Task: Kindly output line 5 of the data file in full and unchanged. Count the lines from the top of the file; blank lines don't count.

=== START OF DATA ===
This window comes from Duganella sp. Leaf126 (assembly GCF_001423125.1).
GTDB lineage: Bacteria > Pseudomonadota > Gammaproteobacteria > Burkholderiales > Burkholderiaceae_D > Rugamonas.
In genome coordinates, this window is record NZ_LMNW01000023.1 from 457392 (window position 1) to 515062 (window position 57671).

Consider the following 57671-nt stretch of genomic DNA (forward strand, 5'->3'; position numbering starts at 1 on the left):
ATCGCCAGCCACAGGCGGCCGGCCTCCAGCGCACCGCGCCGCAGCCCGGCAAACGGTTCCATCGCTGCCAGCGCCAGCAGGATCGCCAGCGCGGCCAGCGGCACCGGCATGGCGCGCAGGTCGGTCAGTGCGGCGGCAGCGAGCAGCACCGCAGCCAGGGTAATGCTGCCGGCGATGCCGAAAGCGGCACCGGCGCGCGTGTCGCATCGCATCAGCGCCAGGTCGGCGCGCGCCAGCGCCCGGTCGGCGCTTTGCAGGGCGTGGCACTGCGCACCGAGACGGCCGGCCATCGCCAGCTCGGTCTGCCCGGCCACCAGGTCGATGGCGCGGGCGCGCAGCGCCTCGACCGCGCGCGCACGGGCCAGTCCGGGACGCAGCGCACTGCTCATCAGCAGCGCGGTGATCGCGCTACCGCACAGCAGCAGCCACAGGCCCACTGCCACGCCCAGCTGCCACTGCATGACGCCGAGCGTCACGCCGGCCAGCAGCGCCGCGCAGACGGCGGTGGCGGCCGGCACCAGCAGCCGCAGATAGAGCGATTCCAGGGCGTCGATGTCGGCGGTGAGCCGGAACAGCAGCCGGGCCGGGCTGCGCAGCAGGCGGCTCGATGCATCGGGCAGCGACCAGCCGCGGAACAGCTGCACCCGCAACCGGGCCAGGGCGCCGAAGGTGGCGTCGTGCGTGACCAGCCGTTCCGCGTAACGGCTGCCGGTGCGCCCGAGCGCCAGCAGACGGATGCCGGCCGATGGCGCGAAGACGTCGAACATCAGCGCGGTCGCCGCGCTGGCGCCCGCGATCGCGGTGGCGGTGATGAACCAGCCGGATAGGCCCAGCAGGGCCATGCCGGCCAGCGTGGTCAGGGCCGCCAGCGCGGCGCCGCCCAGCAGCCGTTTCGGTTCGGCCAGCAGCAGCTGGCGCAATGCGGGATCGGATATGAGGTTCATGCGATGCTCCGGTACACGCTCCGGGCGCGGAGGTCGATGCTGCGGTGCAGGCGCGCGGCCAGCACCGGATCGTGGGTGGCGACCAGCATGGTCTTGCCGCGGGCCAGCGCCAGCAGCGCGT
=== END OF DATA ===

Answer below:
ATCGCCAGCCACAGGCGGCCGGCCTCCAGCGCACCGCGCCGCAGCCCGGCAAACGGTTCCATCGCTGCCAGCGCCAGCAGGATCGCCAGCGCGGCCAGCGGCACCGGCATGGCGCGCAGGTCGGTCAGTGCGGCGGCAGCGAGCAGCACCGCAGCCAGGGTAATGCTGCCGGCGATGCCGAAAGCGGCACCGGCGCGCGTGTCGCATCGCATCAGCGCCAGGTCGGCGCGCGCCAGCGCCCGGTCGGCGCTTTGCAGGGCGTGGCACTGCGCACCGAGACGGCCGGCCATCGCCAGCTCGGTCTGCCCGGCCACCAGGTCGATGGCGCGGGCGCGCAGCGCCTCGACCGCGCGCGCACGGGCCAGTCCGGGACGCAGCGCACTGCTCATCAGCAGCGCGGTGATCGCGCTACCGCACAGCAGCAGCCACAGGCCCACTGCCACGCCCAGCTGCCACTGCATGACGCCGAGCGTCACGCCGGCCAGCAGCGCCGCGCAGACGGCGGTGGCGGCCGGCACCAGCAGCCGCAGATAGAGCGATTCCAGGGCGTCGATGTCGGCGGTGAGCCGGAACAGCAGCCGGGCCGGGCTGCGCAGCAGGCGGCTCGATGCATCGGGCAGCGACCAGCCGCGGAACAGCTGCACCCGCAACCGGGCCAGGGCGCCGAAGGTGGCGTCGTGCGTGACCAGCCGTTCCGCGTAACGGCTGCCGGTGCGCCCGAGCGCCAGCAGACGGATGCCGGCCGATGGCGCGAAGACGTCGAACATCAGCGCGGTCGCCGCGCTGGCGCCCGCGATCGCGGTGGCGGTGATGAACCAGCCGGATAGGCCCAGCAGGGCCATGCCGGCCAGCGTGGTCAGGGCCGCCAGCGCGGCGCCGCCCAGCAGCCGTTTCGGTTCGGCCAGCAGCAGCTGGCGCAATGCGGGATCGGATATGAGGTTCATGCGATGCTCCGGTACACGCTCCGGGCGCGGAGGTCGATGCTGCGGTGCAGGCGCGCGGCCAGCACCGGATCGTGGGTGGCGACCAGCATGGTCTTGCCGCGGGCCAGCGCCAGCAGCGCGT